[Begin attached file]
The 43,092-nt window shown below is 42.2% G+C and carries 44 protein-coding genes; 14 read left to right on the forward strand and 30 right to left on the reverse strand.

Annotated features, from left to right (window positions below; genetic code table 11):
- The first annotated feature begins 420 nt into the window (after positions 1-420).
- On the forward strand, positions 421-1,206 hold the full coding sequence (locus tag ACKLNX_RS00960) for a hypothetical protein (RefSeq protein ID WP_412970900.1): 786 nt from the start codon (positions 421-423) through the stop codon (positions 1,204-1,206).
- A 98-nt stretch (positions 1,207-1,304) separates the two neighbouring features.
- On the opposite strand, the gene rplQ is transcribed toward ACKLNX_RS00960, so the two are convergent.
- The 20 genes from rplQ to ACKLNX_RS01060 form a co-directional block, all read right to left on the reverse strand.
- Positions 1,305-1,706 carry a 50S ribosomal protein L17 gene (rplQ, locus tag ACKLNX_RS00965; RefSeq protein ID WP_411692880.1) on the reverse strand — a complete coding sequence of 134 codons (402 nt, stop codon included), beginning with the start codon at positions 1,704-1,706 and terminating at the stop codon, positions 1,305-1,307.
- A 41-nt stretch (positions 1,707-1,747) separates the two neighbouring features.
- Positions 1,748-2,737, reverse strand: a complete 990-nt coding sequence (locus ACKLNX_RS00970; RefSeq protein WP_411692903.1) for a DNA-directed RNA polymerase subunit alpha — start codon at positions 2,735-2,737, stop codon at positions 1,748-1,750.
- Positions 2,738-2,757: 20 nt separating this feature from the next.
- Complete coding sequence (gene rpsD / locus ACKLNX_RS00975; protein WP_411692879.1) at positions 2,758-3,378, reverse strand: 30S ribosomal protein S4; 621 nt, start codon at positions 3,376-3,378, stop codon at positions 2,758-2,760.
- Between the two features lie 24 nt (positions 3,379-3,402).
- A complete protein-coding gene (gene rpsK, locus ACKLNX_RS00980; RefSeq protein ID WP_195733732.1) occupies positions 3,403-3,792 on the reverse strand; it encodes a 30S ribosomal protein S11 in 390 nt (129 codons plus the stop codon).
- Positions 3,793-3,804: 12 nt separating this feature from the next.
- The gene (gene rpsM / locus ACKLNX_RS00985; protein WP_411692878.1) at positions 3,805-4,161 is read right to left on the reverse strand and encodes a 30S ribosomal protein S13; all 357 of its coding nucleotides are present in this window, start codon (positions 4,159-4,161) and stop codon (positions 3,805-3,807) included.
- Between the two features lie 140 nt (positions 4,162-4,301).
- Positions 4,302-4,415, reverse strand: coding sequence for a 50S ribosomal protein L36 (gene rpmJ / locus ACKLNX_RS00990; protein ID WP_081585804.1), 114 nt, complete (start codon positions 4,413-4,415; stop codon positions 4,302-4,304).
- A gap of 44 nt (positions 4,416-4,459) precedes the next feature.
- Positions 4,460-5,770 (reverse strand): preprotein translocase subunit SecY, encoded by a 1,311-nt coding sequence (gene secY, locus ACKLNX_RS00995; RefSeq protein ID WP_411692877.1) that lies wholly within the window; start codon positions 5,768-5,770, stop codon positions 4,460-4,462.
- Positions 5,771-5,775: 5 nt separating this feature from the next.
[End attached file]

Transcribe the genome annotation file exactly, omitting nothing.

The 43,092-nt window shown below is 42.2% G+C and carries 44 protein-coding genes; 14 read left to right on the forward strand and 30 right to left on the reverse strand.

Annotated features, from left to right (window positions below; genetic code table 11):
- The first annotated feature begins 420 nt into the window (after positions 1-420).
- On the forward strand, positions 421-1,206 hold the full coding sequence (locus tag ACKLNX_RS00960) for a hypothetical protein (RefSeq protein ID WP_412970900.1): 786 nt from the start codon (positions 421-423) through the stop codon (positions 1,204-1,206).
- A 98-nt stretch (positions 1,207-1,304) separates the two neighbouring features.
- On the opposite strand, the gene rplQ is transcribed toward ACKLNX_RS00960, so the two are convergent.
- The 20 genes from rplQ to ACKLNX_RS01060 form a co-directional block, all read right to left on the reverse strand.
- Positions 1,305-1,706 carry a 50S ribosomal protein L17 gene (rplQ, locus tag ACKLNX_RS00965; RefSeq protein ID WP_411692880.1) on the reverse strand — a complete coding sequence of 134 codons (402 nt, stop codon included), beginning with the start codon at positions 1,704-1,706 and terminating at the stop codon, positions 1,305-1,307.
- A 41-nt stretch (positions 1,707-1,747) separates the two neighbouring features.
- Positions 1,748-2,737, reverse strand: a complete 990-nt coding sequence (locus ACKLNX_RS00970; RefSeq protein WP_411692903.1) for a DNA-directed RNA polymerase subunit alpha — start codon at positions 2,735-2,737, stop codon at positions 1,748-1,750.
- Positions 2,738-2,757: 20 nt separating this feature from the next.
- Complete coding sequence (gene rpsD / locus ACKLNX_RS00975; protein WP_411692879.1) at positions 2,758-3,378, reverse strand: 30S ribosomal protein S4; 621 nt, start codon at positions 3,376-3,378, stop codon at positions 2,758-2,760.
- Between the two features lie 24 nt (positions 3,379-3,402).
- A complete protein-coding gene (gene rpsK, locus ACKLNX_RS00980; RefSeq protein ID WP_195733732.1) occupies positions 3,403-3,792 on the reverse strand; it encodes a 30S ribosomal protein S11 in 390 nt (129 codons plus the stop codon).
- Positions 3,793-3,804: 12 nt separating this feature from the next.
- The gene (gene rpsM / locus ACKLNX_RS00985; protein WP_411692878.1) at positions 3,805-4,161 is read right to left on the reverse strand and encodes a 30S ribosomal protein S13; all 357 of its coding nucleotides are present in this window, start codon (positions 4,159-4,161) and stop codon (positions 3,805-3,807) included.
- Between the two features lie 140 nt (positions 4,162-4,301).
- Positions 4,302-4,415, reverse strand: coding sequence for a 50S ribosomal protein L36 (gene rpmJ / locus ACKLNX_RS00990; protein ID WP_081585804.1), 114 nt, complete (start codon positions 4,413-4,415; stop codon positions 4,302-4,304).
- A gap of 44 nt (positions 4,416-4,459) precedes the next feature.
- Positions 4,460-5,770 (reverse strand): preprotein translocase subunit SecY, encoded by a 1,311-nt coding sequence (gene secY, locus ACKLNX_RS00995; RefSeq protein ID WP_411692877.1) that lies wholly within the window; start codon positions 5,768-5,770, stop codon positions 4,460-4,462.
- Positions 5,771-5,775: 5 nt separating this feature from the next.